The summer season camp business in PA is “fragile”, however cabins are filling up regardless of the pandemic

Perhaps a year after this pandemic you see your children as more or less good. They could behave as they always do and dress alike. Maybe they have gotten a little bigger or have longer hair.

But what executive directors of summer camps see in children this year is almost an urgent situation.

“They’re fighting,” said Dennis Tawney, general manager of Camp Allegheny in Stoystown, Somerset County. “When you get into a temporary isolated community, which is what the camp is, it’s amazing. You break down barriers and, to some extent, become a different person.

“Our staff has additional training on what children are going through, how they feel and how they interact, and how they function in the community,” he said. “This is camp.”

Tom Rosenberg, chairman of the board of the American Camp Association, was just as enthusiastic about the value of the summer camps as the pandemic up through the second year.

“The camp has never been as important as it is today,” said Rosenberg. “We always talk about the loss of education and youth development. But we also have to consider emotional and social loss.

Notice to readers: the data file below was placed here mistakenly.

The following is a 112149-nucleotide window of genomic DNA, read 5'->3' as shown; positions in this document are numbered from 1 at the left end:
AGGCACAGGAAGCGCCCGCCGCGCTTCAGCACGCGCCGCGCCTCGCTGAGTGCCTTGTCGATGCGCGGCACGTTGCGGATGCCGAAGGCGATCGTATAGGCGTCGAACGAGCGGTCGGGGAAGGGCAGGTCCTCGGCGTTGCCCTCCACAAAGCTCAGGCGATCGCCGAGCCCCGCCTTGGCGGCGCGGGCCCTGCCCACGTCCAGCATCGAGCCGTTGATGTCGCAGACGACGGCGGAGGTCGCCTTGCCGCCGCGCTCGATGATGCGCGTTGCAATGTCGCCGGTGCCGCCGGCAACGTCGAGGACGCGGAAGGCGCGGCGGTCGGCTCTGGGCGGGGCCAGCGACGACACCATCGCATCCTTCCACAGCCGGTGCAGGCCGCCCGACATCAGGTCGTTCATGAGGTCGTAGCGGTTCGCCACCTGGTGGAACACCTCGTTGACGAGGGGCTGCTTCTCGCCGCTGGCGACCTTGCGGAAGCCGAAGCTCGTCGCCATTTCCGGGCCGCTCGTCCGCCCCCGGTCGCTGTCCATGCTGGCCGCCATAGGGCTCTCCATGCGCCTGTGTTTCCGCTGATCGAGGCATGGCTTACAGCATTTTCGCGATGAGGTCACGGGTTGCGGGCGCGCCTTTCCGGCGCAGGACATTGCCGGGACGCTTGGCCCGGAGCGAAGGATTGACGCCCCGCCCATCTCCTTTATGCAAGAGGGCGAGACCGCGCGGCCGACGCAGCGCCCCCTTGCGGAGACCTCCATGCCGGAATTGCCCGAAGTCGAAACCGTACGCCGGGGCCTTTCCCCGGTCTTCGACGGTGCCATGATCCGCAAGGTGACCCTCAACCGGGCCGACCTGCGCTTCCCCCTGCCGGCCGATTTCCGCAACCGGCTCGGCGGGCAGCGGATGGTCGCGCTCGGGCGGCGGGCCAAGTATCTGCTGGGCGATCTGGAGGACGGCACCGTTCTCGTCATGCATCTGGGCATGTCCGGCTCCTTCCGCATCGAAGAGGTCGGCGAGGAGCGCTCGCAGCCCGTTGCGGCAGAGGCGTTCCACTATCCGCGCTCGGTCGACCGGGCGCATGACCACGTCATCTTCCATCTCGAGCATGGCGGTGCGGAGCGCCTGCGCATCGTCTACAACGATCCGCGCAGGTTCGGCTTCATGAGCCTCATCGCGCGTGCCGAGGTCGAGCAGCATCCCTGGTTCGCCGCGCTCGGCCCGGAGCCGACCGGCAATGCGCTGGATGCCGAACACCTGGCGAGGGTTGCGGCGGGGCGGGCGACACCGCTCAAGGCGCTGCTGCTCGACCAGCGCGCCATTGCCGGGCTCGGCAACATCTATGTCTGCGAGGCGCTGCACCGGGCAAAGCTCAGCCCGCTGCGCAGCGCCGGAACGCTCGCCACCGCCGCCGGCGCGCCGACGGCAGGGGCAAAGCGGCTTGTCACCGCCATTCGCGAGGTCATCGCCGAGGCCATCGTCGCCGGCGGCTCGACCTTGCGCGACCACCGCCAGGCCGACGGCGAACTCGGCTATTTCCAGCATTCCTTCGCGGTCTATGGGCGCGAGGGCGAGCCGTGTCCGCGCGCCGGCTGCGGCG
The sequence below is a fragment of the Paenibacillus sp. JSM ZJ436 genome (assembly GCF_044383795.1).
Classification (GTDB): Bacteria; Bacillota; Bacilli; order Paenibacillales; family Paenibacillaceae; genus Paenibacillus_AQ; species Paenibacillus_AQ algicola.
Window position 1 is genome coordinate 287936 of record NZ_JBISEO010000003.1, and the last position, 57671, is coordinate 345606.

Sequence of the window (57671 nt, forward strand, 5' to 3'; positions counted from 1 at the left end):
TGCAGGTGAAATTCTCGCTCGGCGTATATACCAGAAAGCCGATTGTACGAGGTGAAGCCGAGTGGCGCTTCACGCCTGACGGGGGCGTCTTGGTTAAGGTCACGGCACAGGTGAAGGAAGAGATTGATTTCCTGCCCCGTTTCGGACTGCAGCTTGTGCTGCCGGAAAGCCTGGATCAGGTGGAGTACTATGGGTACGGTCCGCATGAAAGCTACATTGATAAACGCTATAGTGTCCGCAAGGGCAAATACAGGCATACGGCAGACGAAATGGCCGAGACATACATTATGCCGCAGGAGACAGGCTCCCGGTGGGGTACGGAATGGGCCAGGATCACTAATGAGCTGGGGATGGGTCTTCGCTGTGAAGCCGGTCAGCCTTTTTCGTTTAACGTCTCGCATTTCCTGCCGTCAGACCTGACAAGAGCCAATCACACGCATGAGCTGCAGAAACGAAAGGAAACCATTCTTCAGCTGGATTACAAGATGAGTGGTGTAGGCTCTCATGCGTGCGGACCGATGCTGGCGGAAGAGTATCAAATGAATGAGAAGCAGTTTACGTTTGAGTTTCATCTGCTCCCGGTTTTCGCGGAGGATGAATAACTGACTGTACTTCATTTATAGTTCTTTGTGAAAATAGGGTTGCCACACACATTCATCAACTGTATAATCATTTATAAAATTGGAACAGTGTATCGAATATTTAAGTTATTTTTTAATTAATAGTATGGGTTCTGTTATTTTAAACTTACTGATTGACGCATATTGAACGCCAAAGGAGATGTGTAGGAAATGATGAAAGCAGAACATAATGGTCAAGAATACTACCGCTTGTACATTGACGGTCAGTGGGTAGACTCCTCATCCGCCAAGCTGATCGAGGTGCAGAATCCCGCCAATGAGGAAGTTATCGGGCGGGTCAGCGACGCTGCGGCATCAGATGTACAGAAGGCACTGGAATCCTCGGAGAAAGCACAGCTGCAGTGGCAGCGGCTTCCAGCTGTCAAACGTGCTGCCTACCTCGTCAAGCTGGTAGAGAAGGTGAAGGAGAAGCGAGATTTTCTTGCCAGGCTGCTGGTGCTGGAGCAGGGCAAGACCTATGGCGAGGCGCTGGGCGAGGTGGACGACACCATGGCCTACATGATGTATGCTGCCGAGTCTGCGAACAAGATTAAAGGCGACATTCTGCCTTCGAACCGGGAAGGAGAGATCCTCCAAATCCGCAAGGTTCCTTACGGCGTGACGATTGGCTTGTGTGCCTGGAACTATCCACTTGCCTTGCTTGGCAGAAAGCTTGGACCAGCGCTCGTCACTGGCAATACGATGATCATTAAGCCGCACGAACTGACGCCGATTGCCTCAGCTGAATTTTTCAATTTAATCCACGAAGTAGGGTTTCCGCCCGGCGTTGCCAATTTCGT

“While children with access to a computer were able to socialize digitally, most had little or no personal interaction,” he said. “How does a child go one year without belonging to a group?

“They are hungry to try new things, make new friends, explore new things in a safe environment with best practices to restore and practice some of that trust and empathy, awareness of others.”

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“So much importance to go to camp”

Unlike many parents, Carla Holderbaum of Monroeville, a suburb of Pittsburgh, sent her 16-year-old twin daughters to Camp Allegheny in the summer of 2020 after investigating her plans for child safety.

You visited the camp for years, Holderbaum said. In 2020 a daughter, Ellie, went as a camper. The other, Emma, ​​worked on staff.

“It is so valuable to go to camp,” said Holderbaum. “They learn so much, make lifelong friends. They still have friends – another group of twins – to keep in touch with. They always make sure they go the same week. It’s wonderful.

“You learn about nature, God and responsibility,” she said. “It’s a real treasure.”

Holderbaum said she was investigating how Camp Allegheny dealt with the virus.